——. "Schooling in the Falkland Islands." Ph.D. diss., University of Hull, 1988.
—Bill T. Manikas
|Official Country Name:||Falkland Islands (Malvinas)|
|Region (Map name):||South America|
Press freedoms in the Falkland Islands equal those of Great Britain. There is no daily newspaper but the country boasts two weeklies, The Penguin News and theTeaberry Express. The Penguin News is published every Friday by Mercopress, and the Teaberry Express is published by Falkland Islands News Network. The staunchly pro-British Falkland Islands Newsletter is published in London by the non-profit Falkland Island Association and appears quarterly. The Web portal Falkland Island News Network, www.sartma.com, provides online access to a number of publications, including the Teaberry Express.
There are seven FM radio stations and one AM radio station for approximately 1,000 radios. There are two local television stations, both of which are run by the British Forces Broadcasting Service. There are approximately 1,000 televisions on the island. There are two Internet service providers.
The English made the first sighting, in 1592, and the first landing, in 1690, but the French established the first colony in 1764. This colony was turned over to the Spanish two years later, and the collection of islands has been subject to sporadic territorial dispute ever since, first between Britain and Spain, then between Britain and Argentina. Tensions flared most recently in 1982 when Argentina invaded the Islands. The British beat them back and Queen Elizabeth II remains the chief of state. The head of the government is the Governor, who is appointed by the monarch to preside over a unicameral Legislative Council. The estimated population of the Falklands, which includes the two main islands of East and West Falkland and about 200 smaller islands, is nearly 3,000. English is the official language. Sheep farming and wool exports are the traditional staples of the economy, but in the late 1980s, the government began to ramp up the sale of fishing licenses to subsidize social services.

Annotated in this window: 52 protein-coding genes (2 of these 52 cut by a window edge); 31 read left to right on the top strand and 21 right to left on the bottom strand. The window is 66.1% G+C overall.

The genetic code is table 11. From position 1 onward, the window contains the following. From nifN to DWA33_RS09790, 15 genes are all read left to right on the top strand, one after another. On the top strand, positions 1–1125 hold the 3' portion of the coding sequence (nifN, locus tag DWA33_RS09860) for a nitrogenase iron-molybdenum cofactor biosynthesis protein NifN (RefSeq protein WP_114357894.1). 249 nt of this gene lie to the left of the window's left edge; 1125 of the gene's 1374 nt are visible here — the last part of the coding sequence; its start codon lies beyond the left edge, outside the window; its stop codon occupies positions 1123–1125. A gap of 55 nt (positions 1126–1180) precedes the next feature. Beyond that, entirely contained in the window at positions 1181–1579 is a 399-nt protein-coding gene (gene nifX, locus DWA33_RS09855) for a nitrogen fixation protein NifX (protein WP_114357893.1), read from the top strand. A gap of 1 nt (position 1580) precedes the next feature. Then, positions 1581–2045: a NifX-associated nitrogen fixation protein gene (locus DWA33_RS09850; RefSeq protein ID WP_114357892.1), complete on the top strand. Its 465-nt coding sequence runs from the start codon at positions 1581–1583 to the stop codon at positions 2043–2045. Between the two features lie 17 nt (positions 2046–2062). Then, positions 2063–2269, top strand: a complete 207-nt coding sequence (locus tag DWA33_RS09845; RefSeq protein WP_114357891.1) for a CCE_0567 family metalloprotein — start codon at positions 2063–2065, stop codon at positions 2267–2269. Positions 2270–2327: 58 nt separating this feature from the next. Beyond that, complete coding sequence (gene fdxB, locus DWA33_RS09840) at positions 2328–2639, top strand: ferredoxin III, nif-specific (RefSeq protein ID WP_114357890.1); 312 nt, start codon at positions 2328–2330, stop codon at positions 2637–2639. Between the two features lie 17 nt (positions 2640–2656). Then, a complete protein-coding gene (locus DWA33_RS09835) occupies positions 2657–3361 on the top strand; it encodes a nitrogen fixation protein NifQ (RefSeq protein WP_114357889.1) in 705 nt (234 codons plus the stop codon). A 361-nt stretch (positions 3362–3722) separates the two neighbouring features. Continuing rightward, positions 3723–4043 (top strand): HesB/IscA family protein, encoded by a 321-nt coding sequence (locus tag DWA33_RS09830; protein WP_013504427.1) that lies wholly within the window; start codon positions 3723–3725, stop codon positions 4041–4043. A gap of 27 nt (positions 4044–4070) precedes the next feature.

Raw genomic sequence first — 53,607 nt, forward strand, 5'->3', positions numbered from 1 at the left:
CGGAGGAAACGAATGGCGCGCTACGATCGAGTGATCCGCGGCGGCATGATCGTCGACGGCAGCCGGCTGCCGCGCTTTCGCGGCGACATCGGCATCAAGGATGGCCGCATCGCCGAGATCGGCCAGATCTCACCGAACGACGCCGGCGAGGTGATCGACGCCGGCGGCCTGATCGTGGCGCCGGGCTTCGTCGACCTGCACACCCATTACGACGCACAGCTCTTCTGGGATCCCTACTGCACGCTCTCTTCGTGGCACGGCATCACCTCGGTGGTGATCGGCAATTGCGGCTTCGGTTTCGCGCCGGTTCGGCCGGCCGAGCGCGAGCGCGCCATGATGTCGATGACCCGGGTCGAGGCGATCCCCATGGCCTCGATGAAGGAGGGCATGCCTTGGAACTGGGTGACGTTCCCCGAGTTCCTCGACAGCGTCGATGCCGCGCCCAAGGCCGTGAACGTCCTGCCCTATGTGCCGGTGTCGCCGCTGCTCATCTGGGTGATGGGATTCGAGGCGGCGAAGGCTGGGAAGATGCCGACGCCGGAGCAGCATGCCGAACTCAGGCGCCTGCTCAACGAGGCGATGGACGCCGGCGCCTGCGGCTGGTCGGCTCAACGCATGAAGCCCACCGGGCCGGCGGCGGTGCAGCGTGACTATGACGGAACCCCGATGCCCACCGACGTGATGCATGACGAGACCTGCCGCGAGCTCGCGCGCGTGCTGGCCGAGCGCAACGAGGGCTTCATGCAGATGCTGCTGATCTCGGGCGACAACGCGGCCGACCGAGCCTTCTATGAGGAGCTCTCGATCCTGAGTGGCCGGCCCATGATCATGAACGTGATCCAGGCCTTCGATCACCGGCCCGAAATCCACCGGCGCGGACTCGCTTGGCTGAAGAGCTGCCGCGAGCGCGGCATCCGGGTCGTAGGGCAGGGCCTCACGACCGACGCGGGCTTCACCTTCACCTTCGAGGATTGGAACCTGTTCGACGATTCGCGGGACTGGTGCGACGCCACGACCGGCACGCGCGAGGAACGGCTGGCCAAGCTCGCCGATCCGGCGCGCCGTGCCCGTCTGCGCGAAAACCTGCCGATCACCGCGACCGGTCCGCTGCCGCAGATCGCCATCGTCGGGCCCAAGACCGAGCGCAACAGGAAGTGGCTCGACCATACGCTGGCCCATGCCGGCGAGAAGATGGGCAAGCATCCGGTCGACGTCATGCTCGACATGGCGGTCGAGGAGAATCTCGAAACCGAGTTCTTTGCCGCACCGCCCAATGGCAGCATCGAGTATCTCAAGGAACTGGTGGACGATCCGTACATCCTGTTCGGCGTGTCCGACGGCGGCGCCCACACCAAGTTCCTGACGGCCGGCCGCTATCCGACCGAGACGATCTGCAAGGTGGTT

Falkland Islands News Network home page. 2002. Available from www.sartma.com.
Falkland Islands Tourist Board. 2002. Available from www.tourism.org.fk.
Jenny B. Davis
Falkland Islands (fôk´lənd), Span. Islas Malvinas, group of islands (2012 pop. 2,563), 4,618 sq mi (11,961 sq km), S Atlantic, c.300 mi (480 km) E of the Strait of Magellan. The islands are a British overseas territory; the capital is Stanley. There are two large islands (East Falkland and West Falkland) and some 200 small ones. From 1908 to 1985 South Georgia and the South Sandwich Islands were dependencies of the colony. The Falklands are rather bleak, rocky moorlands, swept by wind and drenched by chill rain. The population is almost entirely British, Christian, and English-speaking.
The islands are flourishing sheep-raising centers, and the economy was long dependent on the export of wool and the sale of Falkland Islands postage stamps and coins. Since the late 1980s, however, the rich fishing grounds surrounding the islands have become the economic mainstay, as a result of the sale of licenses to foreign commercial fishing operations. Squid is the most important catch. Whales and seals also abound in the littoral waters and formerly were heavily hunted. Tourism also contributes to the economy. Oil exploration around the islands began in the early 1990s, but no commercially significant deposits were found until 2010. Fuel, food and drink, building materials, and clothing must be imported.
The Falklands are governed under the constitution of 2009. There is a unicameral Legislative Assembly with 8 elected and 2 nonvoting ex officio members, all of whom serve four-year terms. The monarch of Great Britain and Northern Ireland, represented by a governor, is the head of state.
The British have long claimed the islands, based on probable discovery by the navigator John Davis in 1592, but they were first settled in 1764 by France. Spain, Britain, and Argentina subsequently had colonies on the islands. When the seizure of an American sealing vessel in 1832 led to a U.S. punitive expedition, the British, claiming sovereignty, occupied the islands in 1832–33 and expelled the Argentinian colonists. Near the Falklands, in one of the most stirring naval engagements of World War I, the British under Sir Frederick Sturdee destroyed (Dec. 8, 1914) a German squadron under Graf von Spee.
Argentina invaded the islands in 1982 over a sovereignty dispute with Great Britain, but British forces responded quickly, forcing a surrender by the Argentines within six weeks. Since the invasion Falkland Islanders have opposed negotiations with Argentina concerning the islands' sovereignty. In Feb., 2010, the start of exploratory offshore oil drilling increased tensions with Argentina, which restricted ship traffic through its waters to the islands; in 2011, Falklands-flagged vessels were barred from the ports of Mercosur nations. In a 2013 referendum more than 90% of the eligible voters voted in favor of remaining British.